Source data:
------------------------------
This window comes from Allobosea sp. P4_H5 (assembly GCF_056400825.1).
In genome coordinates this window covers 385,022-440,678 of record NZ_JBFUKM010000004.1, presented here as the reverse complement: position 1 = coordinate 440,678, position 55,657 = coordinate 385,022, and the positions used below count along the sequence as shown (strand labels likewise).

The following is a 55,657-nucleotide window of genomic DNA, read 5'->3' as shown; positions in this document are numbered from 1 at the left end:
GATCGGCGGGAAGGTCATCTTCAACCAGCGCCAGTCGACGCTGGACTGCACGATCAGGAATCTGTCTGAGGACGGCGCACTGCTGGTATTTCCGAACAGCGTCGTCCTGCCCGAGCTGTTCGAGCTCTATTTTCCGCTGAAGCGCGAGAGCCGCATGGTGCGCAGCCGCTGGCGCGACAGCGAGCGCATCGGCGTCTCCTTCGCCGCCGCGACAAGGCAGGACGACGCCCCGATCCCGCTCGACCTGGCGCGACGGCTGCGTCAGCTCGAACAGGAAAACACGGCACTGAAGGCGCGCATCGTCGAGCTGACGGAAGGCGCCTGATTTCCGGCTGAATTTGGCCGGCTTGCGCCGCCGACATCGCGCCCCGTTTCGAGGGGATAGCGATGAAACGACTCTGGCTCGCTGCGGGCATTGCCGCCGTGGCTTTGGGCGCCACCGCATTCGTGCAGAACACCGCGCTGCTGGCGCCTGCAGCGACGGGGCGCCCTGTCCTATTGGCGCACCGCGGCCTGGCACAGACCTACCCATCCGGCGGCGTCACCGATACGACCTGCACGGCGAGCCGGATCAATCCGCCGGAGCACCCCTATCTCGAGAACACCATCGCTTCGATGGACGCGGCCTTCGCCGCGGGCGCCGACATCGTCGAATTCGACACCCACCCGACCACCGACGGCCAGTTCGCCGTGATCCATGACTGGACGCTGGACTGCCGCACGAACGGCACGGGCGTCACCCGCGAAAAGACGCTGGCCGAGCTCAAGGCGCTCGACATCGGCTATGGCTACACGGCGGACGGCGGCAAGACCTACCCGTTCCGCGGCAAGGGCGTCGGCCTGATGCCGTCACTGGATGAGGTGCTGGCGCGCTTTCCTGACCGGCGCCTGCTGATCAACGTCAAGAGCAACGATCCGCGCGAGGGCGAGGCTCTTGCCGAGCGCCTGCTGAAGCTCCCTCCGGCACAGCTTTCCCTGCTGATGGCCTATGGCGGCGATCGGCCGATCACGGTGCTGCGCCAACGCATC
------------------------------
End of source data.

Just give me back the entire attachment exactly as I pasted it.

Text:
This window comes from Allobosea sp. P4_H5 (assembly GCF_056400825.1).
In genome coordinates this window covers 385,022-440,678 of record NZ_JBFUKM010000004.1, presented here as the reverse complement: position 1 = coordinate 440,678, position 55,657 = coordinate 385,022, and the positions used below count along the sequence as shown (strand labels likewise).

The following is a 55,657-nucleotide window of genomic DNA, read 5'->3' as shown; positions in this document are numbered from 1 at the left end:
GATCGGCGGGAAGGTCATCTTCAACCAGCGCCAGTCGACGCTGGACTGCACGATCAGGAATCTGTCTGAGGACGGCGCACTGCTGGTATTTCCGAACAGCGTCGTCCTGCCCGAGCTGTTCGAGCTCTATTTTCCGCTGAAGCGCGAGAGCCGCATGGTGCGCAGCCGCTGGCGCGACAGCGAGCGCATCGGCGTCTCCTTCGCCGCCGCGACAAGGCAGGACGACGCCCCGATCCCGCTCGACCTGGCGCGACGGCTGCGTCAGCTCGAACAGGAAAACACGGCACTGAAGGCGCGCATCGTCGAGCTGACGGAAGGCGCCTGATTTCCGGCTGAATTTGGCCGGCTTGCGCCGCCGACATCGCGCCCCGTTTCGAGGGGATAGCGATGAAACGACTCTGGCTCGCTGCGGGCATTGCCGCCGTGGCTTTGGGCGCCACCGCATTCGTGCAGAACACCGCGCTGCTGGCGCCTGCAGCGACGGGGCGCCCTGTCCTATTGGCGCACCGCGGCCTGGCACAGACCTACCCATCCGGCGGCGTCACCGATACGACCTGCACGGCGAGCCGGATCAATCCGCCGGAGCACCCCTATCTCGAGAACACCATCGCTTCGATGGACGCGGCCTTCGCCGCGGGCGCCGACATCGTCGAATTCGACACCCACCCGACCACCGACGGCCAGTTCGCCGTGATCCATGACTGGACGCTGGACTGCCGCACGAACGGCACGGGCGTCACCCGCGAAAAGACGCTGGCCGAGCTCAAGGCGCTCGACATCGGCTATGGCTACACGGCGGACGGCGGCAAGACCTACCCGTTCCGCGGCAAGGGCGTCGGCCTGATGCCGTCACTGGATGAGGTGCTGGCGCGCTTTCCTGACCGGCGCCTGCTGATCAACGTCAAGAGCAACGATCCGCGCGAGGGCGAGGCTCTTGCCGAGCGCCTGCTGAAGCTCCCTCCGGCACAGCTTTCCCTGCTGATGGCCTATGGCGGCGATCGGCCGATCACGGTGCTGCGCCAACGCATC